NJ Executive Order on Employers’ Mandatory COVID Safety Measures Effective TOMORROW

Attention New Jersey Employers! (Others can still read this too though . . .) We know it’s a slow news day and nothing else is really going on . . . so here’s an update on New Jersey and COVID!

Governor Murphy recently signed into law Executive Order 192 which becomes effective tomorrow, November 5th. This new law creates MANDATORY anti-COVID measures for all employers along with some hefty penalties for violations. A copy of the order can be found here, but we’ll break it down for you quickly: Who does this new law apply to? Every business in New Jersey, including non-profits, that allows workers to be present at a worksite. What’s required? The mandatory requirements track CDC guidelines but also add some extra measures. Specifically, covered employers are required to implement the following:

  1. Daily health checks (such as temperature screenings, visual symptom checks, and self-assessment questionnaires).
  2. A plan to notify employees if there’s a confirmed COVID exposure in the workplace (while still maintaining compliance with applicable confidentiality laws).
  3. Social distancing of “at least six feet” for everyone, including visitors and vendors, unless an exception applies (i.e. where this is not possible, like doctor’s visits).
  4. Mandatory mask wearing. Employees can only remove their mask if they’re more than 6 feet away or it’s impracticable given the scenario (i.e. they’re eating or getting a dental cleaning).
  5. Make hygiene stations available to all employees and visitors and include hand sanitizer with at least 60% alcohol and sanitizing wipes.
  6. Provide hand-washing breaks for all employees.
  7. Routinely clean and disinfect all high-traffic/touch areas (handles, coffee machines, etc.)
  8. Automatically send home any employee who appears symptomatic.

Are there any exceptions? Yes, but only for certain professions (including healthcare personnel) and only to the extent these requirements “interfere” with standard job duties. What does this mean? Essentially, what we’ve known from the CDC to be “good practice” is now mandatory under state law. But implementation of certain measures is tricky. For example, how do you perform daily health checks in a way that is safe, confidential, and doesn’t disrupt your daily business? How do you enforce or oversee employees’ hand-washing routines? How do you ensure that individuals don’t come within 6 feet of each other in the restrooms, common areas, and elevators?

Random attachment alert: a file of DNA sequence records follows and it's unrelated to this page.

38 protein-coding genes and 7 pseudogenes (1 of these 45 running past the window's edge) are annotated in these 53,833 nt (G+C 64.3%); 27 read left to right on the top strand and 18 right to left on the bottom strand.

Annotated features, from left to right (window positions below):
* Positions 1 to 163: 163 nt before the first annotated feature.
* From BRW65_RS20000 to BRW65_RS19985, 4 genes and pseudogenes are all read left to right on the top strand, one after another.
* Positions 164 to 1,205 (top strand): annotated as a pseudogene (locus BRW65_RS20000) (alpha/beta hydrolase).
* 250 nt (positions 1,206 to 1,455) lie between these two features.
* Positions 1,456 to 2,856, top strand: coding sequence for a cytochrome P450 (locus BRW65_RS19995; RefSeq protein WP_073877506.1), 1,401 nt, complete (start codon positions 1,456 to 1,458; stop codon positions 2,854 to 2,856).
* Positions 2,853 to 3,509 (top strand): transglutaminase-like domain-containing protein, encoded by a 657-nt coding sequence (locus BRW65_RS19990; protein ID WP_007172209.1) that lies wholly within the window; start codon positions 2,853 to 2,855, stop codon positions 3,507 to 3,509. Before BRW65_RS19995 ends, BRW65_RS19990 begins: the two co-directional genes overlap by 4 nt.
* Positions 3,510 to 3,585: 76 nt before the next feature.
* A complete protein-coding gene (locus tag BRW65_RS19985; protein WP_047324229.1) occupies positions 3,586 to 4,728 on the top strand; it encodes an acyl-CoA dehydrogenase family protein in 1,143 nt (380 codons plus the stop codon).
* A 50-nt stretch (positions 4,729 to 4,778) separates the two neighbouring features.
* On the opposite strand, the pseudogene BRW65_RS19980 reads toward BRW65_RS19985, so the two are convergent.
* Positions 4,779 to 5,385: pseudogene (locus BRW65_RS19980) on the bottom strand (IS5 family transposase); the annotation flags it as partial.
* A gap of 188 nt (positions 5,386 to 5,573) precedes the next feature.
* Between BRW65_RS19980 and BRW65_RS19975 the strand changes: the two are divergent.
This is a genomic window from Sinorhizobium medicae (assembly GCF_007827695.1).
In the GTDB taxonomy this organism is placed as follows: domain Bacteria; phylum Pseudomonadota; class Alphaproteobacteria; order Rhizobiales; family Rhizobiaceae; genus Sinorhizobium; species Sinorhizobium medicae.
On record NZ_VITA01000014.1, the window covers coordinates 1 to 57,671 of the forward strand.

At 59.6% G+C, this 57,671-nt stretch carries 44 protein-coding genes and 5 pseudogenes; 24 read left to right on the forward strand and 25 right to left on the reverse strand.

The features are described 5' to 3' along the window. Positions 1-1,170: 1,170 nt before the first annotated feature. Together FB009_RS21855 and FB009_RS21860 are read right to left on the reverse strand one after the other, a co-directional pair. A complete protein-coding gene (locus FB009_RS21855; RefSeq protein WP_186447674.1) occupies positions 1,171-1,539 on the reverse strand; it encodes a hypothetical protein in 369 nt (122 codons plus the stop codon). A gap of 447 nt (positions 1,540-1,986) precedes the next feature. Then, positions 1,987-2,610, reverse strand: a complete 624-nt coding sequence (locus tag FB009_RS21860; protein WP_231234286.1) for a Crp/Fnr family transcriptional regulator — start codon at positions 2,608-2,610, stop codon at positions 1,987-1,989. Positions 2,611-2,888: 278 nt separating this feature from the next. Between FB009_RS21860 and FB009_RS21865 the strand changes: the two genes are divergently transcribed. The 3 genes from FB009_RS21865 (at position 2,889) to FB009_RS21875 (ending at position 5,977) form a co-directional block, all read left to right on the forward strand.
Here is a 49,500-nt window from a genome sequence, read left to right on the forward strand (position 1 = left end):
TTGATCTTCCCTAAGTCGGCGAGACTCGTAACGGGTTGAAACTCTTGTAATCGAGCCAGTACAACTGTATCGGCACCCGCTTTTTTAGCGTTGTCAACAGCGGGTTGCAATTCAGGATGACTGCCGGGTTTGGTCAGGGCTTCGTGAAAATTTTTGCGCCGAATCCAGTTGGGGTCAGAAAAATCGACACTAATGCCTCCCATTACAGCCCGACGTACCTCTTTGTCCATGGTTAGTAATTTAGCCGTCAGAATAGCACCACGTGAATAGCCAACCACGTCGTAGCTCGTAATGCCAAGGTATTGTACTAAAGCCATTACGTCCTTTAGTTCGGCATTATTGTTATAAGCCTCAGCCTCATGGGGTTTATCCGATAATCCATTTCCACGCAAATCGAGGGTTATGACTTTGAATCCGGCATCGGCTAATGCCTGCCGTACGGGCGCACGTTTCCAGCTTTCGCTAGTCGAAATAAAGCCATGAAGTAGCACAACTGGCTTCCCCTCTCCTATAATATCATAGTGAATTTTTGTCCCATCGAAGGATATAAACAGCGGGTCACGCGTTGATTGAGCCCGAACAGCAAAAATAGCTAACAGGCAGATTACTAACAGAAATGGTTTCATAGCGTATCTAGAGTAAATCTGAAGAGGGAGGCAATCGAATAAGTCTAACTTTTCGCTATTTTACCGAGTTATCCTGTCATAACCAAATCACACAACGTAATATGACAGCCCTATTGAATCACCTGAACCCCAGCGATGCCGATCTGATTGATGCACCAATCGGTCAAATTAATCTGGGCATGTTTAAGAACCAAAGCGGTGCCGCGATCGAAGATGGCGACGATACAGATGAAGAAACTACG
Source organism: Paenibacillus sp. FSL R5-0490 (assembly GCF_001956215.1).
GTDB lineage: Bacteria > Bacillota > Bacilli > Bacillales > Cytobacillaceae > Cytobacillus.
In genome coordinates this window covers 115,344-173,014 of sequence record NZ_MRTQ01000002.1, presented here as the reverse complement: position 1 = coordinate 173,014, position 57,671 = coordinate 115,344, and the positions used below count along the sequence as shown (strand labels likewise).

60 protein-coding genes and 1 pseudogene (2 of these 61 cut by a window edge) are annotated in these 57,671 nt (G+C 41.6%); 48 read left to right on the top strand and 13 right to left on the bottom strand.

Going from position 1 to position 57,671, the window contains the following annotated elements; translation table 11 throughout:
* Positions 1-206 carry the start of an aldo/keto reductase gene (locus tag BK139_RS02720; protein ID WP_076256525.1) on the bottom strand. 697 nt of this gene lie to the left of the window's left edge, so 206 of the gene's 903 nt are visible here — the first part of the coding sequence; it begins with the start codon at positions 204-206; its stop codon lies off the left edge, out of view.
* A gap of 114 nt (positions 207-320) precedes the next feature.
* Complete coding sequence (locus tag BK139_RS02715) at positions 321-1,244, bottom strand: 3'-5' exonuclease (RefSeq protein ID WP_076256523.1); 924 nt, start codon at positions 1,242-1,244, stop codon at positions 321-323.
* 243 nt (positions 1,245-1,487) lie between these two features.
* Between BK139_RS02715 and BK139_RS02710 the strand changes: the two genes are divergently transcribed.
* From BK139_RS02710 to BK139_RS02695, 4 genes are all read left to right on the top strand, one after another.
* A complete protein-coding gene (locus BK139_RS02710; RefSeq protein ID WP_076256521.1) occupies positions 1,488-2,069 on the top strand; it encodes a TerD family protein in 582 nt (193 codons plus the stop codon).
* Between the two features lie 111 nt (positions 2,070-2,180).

Are there penalties for non-compliance? Oh yes. The NJ Department of Labor is taking this seriously, even going so far as to encourage employees to report violations, and implementing an intake process for such employee complaints. Violators of this order are subject to:

  1. forced business closure;
  2. arrest for “disorderly conduct”;
  3. up to 6 months in prison; and
  4. fines up to $1,000.

What you can do now. Hopefully you’ve already implemented most of these safety measures. If not, now’s a good time! Prepare a written plan explaining your safety measures and distribute that to your employees. Make sure all employees sign an acknowledgement form that becomes part of their personnel file. Some of the items to include:

  • How will daily screenings be taken?
  • What if someone removes a mask in the office?
  • Can you refuse entry to someone who isn’t wearing a mask because it makes it difficult for them to breath?
  • What happens if an employee refuses to comply with these protocols?
  • Are hourly employees required to be paid for time spent at health screenings or during hygiene breaks?

Remember, implementing and clearly communicating an effective safety and health protocol will not only help shield against legal challenges, but it will also likely increase workplace morale. Win-win.

As always, if you have questions, we have answers.

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